We don't want contraband products like sugar and rice entering Haiti and undermining our own production.  We will make do with what we produce in our own country.  We don't want "relief" food at all, under any conditions.  We don't want to pay taxes for the right to work state owned land.  We don't  want to pay taxes - market tax, taxes on livestock, taxes on birth certificates, court taxes - when these tax monies do nothing for us.  No essential services are provided by the state:  school, hospital, roads, etc.  We want a real land Reform.  By this we mean not just the redistribution of land, but a total agricultural package including:  good tools available at a reasonable price; irrigation and technical assistance.



On Politics

          We want to be guaranteed the right to demonstrate and the right to strike; we don't want another dictator, nor another macoute, nor a president that will follow another country's plan for Haiti; we want the guarantee of free democratic elections, without army or police intimidation; we want a special Ministry of Peasant Affairs and we want a popular government, a government that is born of the roots of the people and that is chosen by the people.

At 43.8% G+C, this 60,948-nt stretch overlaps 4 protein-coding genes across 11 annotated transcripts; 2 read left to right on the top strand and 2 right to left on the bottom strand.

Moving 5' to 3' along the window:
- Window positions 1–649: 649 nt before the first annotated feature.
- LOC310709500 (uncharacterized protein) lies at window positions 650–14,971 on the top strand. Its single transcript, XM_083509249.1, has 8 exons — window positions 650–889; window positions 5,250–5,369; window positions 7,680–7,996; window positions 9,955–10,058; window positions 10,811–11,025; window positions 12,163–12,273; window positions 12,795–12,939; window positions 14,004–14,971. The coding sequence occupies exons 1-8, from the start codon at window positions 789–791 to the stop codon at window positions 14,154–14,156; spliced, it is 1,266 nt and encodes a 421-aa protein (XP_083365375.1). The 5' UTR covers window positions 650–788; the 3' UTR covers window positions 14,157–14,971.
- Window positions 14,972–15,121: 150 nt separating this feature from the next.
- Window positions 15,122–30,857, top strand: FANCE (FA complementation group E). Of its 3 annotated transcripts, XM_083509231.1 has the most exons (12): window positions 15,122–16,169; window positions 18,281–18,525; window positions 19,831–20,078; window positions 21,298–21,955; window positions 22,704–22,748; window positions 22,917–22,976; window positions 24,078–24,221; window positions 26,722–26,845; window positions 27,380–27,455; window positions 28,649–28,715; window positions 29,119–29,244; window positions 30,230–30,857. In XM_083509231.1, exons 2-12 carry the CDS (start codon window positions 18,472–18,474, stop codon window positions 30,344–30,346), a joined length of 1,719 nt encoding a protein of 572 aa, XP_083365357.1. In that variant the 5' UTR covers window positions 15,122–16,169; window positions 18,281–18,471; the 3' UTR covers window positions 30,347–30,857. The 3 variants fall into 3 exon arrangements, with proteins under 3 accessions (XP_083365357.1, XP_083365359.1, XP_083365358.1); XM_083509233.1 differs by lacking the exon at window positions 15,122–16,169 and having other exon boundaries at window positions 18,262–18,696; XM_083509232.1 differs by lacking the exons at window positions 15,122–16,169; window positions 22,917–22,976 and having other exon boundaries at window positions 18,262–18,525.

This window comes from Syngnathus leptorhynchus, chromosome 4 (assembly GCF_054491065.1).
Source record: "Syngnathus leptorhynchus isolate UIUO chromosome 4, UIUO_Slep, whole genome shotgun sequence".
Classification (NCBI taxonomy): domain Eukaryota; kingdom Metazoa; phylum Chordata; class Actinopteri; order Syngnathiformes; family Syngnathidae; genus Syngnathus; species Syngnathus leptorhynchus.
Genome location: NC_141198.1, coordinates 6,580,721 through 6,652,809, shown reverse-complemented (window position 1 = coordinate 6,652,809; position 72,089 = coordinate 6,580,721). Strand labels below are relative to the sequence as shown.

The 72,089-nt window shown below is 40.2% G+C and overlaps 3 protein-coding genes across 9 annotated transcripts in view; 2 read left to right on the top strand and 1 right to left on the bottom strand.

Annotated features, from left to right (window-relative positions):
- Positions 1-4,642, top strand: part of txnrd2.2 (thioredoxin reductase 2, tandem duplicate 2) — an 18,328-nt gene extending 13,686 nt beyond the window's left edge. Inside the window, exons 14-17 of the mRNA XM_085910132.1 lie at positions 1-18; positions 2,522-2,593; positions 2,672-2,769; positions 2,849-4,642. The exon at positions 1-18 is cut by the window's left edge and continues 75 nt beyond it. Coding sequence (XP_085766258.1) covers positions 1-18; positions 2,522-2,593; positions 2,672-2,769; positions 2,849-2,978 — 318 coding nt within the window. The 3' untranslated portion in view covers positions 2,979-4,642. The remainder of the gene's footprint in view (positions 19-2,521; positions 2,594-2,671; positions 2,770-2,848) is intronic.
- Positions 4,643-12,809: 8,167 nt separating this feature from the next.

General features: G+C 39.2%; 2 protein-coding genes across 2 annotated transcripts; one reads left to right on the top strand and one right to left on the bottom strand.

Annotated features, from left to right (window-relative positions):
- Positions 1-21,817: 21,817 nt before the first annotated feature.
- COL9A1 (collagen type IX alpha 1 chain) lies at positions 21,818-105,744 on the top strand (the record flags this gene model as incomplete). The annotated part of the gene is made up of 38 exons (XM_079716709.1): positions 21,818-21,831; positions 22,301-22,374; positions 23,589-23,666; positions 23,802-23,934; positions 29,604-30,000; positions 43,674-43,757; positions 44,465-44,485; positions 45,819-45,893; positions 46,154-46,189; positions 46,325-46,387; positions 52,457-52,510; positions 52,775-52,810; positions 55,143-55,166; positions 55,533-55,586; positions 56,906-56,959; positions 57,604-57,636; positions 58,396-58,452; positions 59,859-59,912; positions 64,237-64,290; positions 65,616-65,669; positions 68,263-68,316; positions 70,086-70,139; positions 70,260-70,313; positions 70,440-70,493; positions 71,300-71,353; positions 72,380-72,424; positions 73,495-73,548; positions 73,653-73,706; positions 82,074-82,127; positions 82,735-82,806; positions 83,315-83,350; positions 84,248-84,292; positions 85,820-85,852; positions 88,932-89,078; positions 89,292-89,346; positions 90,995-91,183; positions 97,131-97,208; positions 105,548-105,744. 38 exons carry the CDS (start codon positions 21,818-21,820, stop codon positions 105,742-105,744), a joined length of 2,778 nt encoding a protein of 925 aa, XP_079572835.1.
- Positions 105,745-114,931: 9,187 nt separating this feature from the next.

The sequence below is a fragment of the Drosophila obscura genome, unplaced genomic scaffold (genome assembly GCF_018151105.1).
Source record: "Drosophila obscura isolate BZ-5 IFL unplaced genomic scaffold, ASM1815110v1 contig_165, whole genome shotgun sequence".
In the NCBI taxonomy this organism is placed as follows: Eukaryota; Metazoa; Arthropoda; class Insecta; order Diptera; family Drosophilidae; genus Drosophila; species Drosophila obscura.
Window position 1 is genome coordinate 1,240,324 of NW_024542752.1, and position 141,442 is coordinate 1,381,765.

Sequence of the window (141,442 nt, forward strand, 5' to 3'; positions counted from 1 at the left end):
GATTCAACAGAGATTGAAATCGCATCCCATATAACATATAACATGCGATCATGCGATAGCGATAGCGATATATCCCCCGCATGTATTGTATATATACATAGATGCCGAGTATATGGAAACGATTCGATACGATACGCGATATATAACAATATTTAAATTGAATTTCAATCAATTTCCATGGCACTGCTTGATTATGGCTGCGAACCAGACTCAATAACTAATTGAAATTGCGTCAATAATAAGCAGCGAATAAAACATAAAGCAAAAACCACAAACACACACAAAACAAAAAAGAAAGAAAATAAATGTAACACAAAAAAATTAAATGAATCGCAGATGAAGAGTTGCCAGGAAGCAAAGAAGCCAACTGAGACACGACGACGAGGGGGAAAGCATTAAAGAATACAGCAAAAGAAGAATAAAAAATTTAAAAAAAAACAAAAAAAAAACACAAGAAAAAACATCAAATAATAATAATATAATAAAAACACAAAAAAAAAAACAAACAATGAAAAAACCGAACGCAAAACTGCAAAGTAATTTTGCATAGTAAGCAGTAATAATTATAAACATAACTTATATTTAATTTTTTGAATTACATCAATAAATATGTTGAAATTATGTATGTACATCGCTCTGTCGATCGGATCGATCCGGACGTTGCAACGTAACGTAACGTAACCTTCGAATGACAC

On the basis of the information set forth in this chapter the Commission has attempted to sketch what is perhaps the most important phenomenon occurring in Haiti:  the Haitian peasant's attempt to organize and forge a political consciousness.  This organizational effort, begun years ago under the auspices of the Catholic Church, has been strengthened by the departure of Jean-Claude Duvalier and, more than any other activity can be considered the conquest of February 7 1986.


          Following Duvalier's departure there was initially a notable improvement in the exercise of two fundamental human rights:  freedom of expression and freedom of association.  The Haitian people took advantage of these freedoms to organize and express themselves vehemently in favor of a change in the status quo.


          Under the current Military Government these important rights have again been limited.  This s less so with respect to journalists although self-censorship is widely practiced by the media in its criticism of the military regime.  Harassment of journalists continues although at a relatively low level.